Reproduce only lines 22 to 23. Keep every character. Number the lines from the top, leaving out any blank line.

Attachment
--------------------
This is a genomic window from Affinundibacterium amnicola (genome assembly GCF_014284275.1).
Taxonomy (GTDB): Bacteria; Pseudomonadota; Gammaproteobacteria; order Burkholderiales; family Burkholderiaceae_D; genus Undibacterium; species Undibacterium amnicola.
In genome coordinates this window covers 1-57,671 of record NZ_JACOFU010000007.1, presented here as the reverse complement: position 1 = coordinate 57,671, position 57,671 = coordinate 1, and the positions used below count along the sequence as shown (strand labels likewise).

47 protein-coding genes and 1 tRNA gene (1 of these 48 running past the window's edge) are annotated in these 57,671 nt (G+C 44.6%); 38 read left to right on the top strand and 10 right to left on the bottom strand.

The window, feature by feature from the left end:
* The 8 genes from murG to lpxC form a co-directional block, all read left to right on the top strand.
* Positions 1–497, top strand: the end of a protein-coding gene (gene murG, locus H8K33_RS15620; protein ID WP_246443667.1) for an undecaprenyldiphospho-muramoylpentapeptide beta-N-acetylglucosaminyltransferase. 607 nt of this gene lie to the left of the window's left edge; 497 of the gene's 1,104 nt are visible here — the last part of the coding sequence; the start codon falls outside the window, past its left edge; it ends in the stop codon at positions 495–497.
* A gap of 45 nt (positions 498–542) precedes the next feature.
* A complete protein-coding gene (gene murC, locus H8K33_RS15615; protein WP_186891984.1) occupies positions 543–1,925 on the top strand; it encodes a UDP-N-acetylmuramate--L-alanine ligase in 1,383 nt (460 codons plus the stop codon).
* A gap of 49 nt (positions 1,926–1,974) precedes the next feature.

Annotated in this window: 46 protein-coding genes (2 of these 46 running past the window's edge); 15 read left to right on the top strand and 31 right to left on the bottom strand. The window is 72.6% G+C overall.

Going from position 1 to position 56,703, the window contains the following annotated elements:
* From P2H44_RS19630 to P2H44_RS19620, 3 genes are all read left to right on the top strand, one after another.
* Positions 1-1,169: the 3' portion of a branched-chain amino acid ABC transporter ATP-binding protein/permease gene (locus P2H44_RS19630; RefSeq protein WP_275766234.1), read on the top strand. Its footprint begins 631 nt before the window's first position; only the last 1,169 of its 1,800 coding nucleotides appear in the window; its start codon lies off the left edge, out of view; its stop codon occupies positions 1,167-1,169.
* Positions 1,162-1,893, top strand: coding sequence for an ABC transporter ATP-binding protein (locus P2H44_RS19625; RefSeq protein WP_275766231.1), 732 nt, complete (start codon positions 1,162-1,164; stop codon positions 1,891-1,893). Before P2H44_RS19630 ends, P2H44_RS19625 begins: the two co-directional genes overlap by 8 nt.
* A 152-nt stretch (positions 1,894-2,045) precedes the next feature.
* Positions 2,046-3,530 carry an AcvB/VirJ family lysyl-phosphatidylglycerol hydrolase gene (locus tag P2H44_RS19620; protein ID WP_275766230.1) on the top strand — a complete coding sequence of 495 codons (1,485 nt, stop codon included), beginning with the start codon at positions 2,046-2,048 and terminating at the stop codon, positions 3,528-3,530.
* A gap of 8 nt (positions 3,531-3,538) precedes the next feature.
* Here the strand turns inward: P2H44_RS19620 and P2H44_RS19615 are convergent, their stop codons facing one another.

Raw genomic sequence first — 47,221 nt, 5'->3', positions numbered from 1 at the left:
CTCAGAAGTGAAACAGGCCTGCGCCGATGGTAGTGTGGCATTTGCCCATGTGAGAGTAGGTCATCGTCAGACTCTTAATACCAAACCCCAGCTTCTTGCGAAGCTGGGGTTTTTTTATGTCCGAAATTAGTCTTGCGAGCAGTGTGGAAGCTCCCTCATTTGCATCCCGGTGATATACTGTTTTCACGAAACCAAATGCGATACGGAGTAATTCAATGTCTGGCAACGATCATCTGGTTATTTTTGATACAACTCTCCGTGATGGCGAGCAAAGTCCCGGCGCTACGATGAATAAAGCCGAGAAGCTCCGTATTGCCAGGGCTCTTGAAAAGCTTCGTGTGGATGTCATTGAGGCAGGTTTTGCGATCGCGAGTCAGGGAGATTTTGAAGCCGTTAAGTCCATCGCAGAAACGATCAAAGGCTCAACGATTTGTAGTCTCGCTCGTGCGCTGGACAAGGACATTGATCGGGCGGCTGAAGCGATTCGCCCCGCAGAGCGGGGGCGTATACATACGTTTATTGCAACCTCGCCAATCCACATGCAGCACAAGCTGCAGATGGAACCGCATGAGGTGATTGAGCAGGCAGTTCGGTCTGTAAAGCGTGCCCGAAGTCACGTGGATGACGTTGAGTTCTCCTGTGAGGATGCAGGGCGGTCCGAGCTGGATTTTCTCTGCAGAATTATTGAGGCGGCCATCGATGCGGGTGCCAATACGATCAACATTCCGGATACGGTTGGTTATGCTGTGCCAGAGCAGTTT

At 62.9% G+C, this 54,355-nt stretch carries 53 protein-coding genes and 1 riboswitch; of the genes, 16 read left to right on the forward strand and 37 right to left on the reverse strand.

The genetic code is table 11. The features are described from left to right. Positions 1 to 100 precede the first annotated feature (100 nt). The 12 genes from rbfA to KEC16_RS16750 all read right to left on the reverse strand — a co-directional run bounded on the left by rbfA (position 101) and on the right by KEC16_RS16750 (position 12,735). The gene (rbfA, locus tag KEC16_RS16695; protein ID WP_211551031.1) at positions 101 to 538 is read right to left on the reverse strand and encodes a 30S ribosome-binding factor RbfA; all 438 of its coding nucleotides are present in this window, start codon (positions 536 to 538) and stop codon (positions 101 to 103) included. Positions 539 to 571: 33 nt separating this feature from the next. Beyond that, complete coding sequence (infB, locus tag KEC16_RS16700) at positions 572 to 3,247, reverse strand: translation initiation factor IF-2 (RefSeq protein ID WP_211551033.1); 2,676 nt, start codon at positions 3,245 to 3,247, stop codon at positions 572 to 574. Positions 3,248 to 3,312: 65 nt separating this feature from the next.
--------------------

At 62.9% G+C, this 54,355-nt stretch carries 53 protein-coding genes and 1 riboswitch; of the genes, 16 read left to right on the forward strand and 37 right to left on the reverse strand.

The genetic code is table 11. The features are described from left to right. Positions 1 to 100 precede the first annotated feature (100 nt). The 12 genes from rbfA to KEC16_RS16750 all read right to left on the reverse strand — a co-directional run bounded on the left by rbfA (position 101) and on the right by KEC16_RS16750 (position 12,735). The gene (rbfA, locus tag KEC16_RS16695; protein ID WP_211551031.1) at positions 101 to 538 is read right to left on the reverse strand and encodes a 30S ribosome-binding factor RbfA; all 438 of its coding nucleotides are present in this window, start codon (positions 536 to 538) and stop codon (positions 101 to 103) included. Positions 539 to 571: 33 nt separating this feature from the next. Beyond that, complete coding sequence (infB, locus tag KEC16_RS16700) at positions 572 to 3,247, reverse strand: translation initiation factor IF-2 (RefSeq protein ID WP_211551033.1); 2,676 nt, start codon at positions 3,245 to 3,247, stop codon at positions 572 to 574. Positions 3,248 to 3,312: 65 nt separating this feature from the next.